North Carolina Caves To Superstitious Nonsense

Lou FCD's picture

Zero Tolerance for Clowns by Mike Licht @ Flickr At the beginning of the semester, my son brought home a permission slip to attend his Sex Ed class. My first thought was, "Oh, good. I hope they catch anything I forgot to tell him, clear up anything I might have..." And that's about where that thought died. I suddenly remembered I was standing in North Carolina, where they don't actually teach Sex Ed, but rather propagandize a useless religious doctrine.

There are few things in the world that get under my skin like superstition used as an excuse to hurt kids. Abstinence Only Mis-education is such a case.

It's not the teachers' fault, in North Carolina they are prohibited from educating our youth by state law. The law is clearly unconstitutional, though the religious fervor that blinds America has not yet subsided enough to hope for a successful court challenge to it here.

But regardless of blame, I had a decision to make about my son.

One need not be a legal expert to figure this out. There is a legal standard in dealing with Establishment Clause cases that has served us well for many years now. If that very simple legal standard is applied in even the most cursory way to the North Carolina law that mandates AO propaganda, the law fails flat on its face in every regard.

Briefly stated, the Lemon Test (Lemon v. Kurtzman, 1971) runs the law through three filters, or "prongs". If it passes all three, the law does not violate the Establishment Clause. If it fails any one of the three prongs, the law is unconstitutional.

 

  1. The government's action must have a secular legislative purpose;
  2. The government's action must not have the primary effect of either advancing or inhibiting religion;
  3. The government's action must not result in an "excessive government entanglement" with religion.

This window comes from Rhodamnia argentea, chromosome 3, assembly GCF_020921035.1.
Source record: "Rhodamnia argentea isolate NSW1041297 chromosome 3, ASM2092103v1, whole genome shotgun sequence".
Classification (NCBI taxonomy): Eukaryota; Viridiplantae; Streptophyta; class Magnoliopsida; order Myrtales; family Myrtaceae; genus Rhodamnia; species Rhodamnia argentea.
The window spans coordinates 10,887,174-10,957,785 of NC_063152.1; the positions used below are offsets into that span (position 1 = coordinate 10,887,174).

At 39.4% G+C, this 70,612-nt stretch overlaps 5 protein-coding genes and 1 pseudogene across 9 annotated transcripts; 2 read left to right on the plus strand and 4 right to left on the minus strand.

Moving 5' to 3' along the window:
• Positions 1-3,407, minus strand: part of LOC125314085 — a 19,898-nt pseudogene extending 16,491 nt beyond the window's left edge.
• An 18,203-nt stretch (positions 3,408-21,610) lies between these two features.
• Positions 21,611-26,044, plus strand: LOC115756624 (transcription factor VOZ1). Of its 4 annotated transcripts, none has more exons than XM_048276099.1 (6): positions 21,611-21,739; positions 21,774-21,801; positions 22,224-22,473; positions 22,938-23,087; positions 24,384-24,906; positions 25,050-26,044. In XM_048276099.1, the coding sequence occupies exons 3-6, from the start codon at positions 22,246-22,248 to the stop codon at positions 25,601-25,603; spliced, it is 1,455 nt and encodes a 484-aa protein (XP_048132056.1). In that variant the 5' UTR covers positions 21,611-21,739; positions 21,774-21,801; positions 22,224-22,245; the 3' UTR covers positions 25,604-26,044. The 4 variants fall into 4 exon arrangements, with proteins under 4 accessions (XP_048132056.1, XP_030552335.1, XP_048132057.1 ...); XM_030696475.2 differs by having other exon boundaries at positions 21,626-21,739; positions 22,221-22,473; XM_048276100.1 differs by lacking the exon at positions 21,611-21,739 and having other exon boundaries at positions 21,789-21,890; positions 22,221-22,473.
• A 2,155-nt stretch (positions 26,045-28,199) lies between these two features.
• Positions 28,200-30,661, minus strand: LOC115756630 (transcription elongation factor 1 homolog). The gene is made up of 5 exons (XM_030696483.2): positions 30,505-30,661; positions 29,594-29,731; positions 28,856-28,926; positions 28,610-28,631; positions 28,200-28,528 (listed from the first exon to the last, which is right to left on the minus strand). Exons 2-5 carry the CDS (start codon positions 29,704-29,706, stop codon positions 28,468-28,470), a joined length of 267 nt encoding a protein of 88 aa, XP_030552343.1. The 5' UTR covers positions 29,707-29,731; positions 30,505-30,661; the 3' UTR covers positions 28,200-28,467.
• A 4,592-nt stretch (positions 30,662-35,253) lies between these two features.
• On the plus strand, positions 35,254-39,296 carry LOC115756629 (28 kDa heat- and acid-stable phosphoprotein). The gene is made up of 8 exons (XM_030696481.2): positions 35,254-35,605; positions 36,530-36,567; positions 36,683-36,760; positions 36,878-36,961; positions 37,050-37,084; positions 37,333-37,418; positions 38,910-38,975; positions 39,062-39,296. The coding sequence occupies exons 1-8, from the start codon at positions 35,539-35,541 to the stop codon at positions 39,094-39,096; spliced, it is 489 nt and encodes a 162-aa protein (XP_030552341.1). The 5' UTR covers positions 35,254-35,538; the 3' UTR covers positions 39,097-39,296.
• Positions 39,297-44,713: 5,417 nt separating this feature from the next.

The law fails on all three counts. There is ample evidence that so-called "Abstinence Only" propaganda in our nation's sex education classes is an epic failure. It's a religiously motivated denial of reality that has no business in any classroom anywhere. This is not a matter of unclear evidence, or disagreement among experts, but an enforcement of religious doctrine into public school classrooms.

One need go no further than the law's defenders to uncover the purpose of the law.

"The state ought not to be teaching kids to do things that are not in their best interest, and having sex before they are married in a relationship to have sex and to have children is just not a good idea." - Bill Brooks, North Carolina Family Policy Council

I'll just let the bizarre nature of that misogynistic idiocy roll around in your head for a moment.

One has to wonder about Bill's wife's feelings about the purpose of their marriage, but let's move on.

All that was just about to change, a few short weeks ago, when the North Carolina legislature toyed with the idea of allowing our educators to actually educate. The House version of the new bill would have even allowed parents who deliberately choose to keep their children ignorant to do so under a two track system. Unfortunately, the North Carolina State Senate decided to retain the religious propaganda and disguise it with some Groucho Marx glasses. As is always the case, it's not enough that North Carolina's Ignorati foist their delusions on their own children, but must also enforce their endarkenment on everyone else's children, as well.

So there was my son, holding his permission slip as his sister had held hers a few years ago, and for a moment I considered refusing to sign it. In the end, I chose to allow him to attend, but I gave him a refresher course on real Sex-Ed first. He didn't do as well in that class at school as his others, bringing home a C that kept him off the honor roll. I don't really care about that C, though. His mastery of the Art of Religious Reality Denial isn't really one of my top priorities. I'd really rather he spent his time getting educated.

From whence came the art:

That image is titled Zero Tolerance for Clowns, by Mike Licht and is licensed under the Creative Commons Attribution license.

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